Turley says Democrats made ‘huge blunder’ in presenting impeachment case, but Trump’s defenders got off to ‘strong start’

For lawyers, House impeachment managers make pretty good political agitators

By Jon Dougherty

(TNS) Georgetown law professor and constitutional expert Jonathan Turley laced Democratic House impeachment managers for making a basic legal error in presenting their ‘case’ to the GOP-controlled Senate last week.

Namely, don’t tick off the jurors.

Because the upper chamber of Congress isn’t run by clowns, lunatics, and sycophants like the House is, treating senators like it is won’t win you many friends or influence their opinions of your case, especially if the upper chamber is controlled by the political opposition.

During an interview with CBS News last week, Turley said that House impeachment managers made a “huge blunder” by insulting the “jury.”

“One of the things you teach law students is that when you make arguments to juries, make sure you don’t insult the jury,” Turley said. “That is, you don’t want to make statements that make them feel stupid or ascribe any bad motivations to them.”

Specifically, Rep. Jerrold Nadler’s (D-N.Y.) charge that any Republican who voted to acquit President Trump would be engaging in a “cover-up.”

“The question is if the Senate will be complicit in the president’s crimes by covering them up,” Nadler said. “Any senator who votes against any relevant testimony shows that he and she are part of the cover-up. What other possible reason is there to prohibit a relevant witness to testify here?”

Needless to say, that charge didn’t sit well with GOP ‘jurors.’

The objective for Democrats was to peel away so-called “moderate Republicans” from the rest of the pack and get them to agree to a clown show: More witnesses, then more witnesses, and then more witnesses — to run this impeachment sham into the spring and summer as a way to enhance Democratic election results in November.

Accusing them of covering up something, anything, isn’t a great strategy.

When Nadler the Partisan wasn’t ticking off the jury, the lead impeachment manager, Rep. Adam Schiff, was stepping in to fill the void.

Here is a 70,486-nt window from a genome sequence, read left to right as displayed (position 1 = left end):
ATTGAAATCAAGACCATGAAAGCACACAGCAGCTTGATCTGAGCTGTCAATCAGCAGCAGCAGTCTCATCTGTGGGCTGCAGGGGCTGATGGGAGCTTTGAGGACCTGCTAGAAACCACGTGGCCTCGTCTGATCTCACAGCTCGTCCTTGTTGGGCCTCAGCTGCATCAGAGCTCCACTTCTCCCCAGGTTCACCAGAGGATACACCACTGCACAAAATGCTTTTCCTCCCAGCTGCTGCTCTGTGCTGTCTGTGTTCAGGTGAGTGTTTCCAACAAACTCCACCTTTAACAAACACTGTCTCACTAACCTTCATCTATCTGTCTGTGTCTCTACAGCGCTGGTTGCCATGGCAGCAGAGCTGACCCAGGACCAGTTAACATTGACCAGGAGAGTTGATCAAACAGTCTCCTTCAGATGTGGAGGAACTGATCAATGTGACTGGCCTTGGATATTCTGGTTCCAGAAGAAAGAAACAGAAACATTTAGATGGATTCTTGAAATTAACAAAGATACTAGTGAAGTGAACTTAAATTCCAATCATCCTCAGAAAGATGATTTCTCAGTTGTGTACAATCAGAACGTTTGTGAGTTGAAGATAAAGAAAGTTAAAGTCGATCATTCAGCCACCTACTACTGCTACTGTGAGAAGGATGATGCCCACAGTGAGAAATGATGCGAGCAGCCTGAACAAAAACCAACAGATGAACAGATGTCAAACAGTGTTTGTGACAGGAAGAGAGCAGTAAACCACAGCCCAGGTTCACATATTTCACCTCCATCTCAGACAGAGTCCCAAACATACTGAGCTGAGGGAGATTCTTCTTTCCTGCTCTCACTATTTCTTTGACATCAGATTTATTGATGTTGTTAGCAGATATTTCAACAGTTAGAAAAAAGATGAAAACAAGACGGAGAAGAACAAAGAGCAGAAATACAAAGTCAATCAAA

As we reported Saturday, Schiff told senators that he had ‘heard’ from ‘someone’ that Trump threatened Republicans into siding with him.

During his presentations this past week during Democrats’ 24-hour period to present their case, Schiff made a number of factually incorrect statements, but one in particular stuck out among Republicans: He claimed that the President Donald Trump threatened GOP senators their “head on a pike” if they voted against him.

Fox News reported:

“CBS News reported last night that a Trump confidant said that key senators were warned, ‘Vote against the president and your head will be on a pike.’ I don’t know if that’s true,” Schiff said, while trying to persuade his Senate colleagues to vote with “moral courage” rather than in their political self-interest.

Claiming not to know whether or not the statement ‘was true’ is typically Schiff: He knows there is no way for anyone to fact-check him.

Except, of course, Republican senators to whom he was speaking. They would know whether or not they’d been ‘warned’ and apparently, they weren’t because even GOP “moderates” were incensed at the suggestion.

In fact, many GOP senators could be heard from the floor saying that’s not true, including both Sen. Susans Collins (R-Maine) and Sen. Lisa Murkowski (R-Alaska), two of the moderates Democrats were supposedly trying to woo.

As for Turley, he had more observations about House managers’ performance.

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Danny Ross
Danny Ross

Quite a relief, to hear from someone other than the House windbags. Maybe this farce can be over soon.

Vito Capiche
Vito Capiche

Sorry Professor, the Democrats mistake was in calling for Trump’s impeachment from the time he was a candidate! That FACT is clear evidence of their intent regardless of Trump’s acts and behavior …. fishing for a ‘political’ crime - which they had to invent - is evidence that the entire procedure is beyond the Constitutional criteria of Due Process. Their case rests on 99.9% Speculation, which by definition can’t be FACTUAL.


While the President’s attorney s made a good case, I’m not sure it was not too legalese for the public. Congress should understand, but they don’t care about the truth anyway.

Michele Henson
Michele Henson

I still don’t think Trump did a dang thing wrong.
feelers be damned

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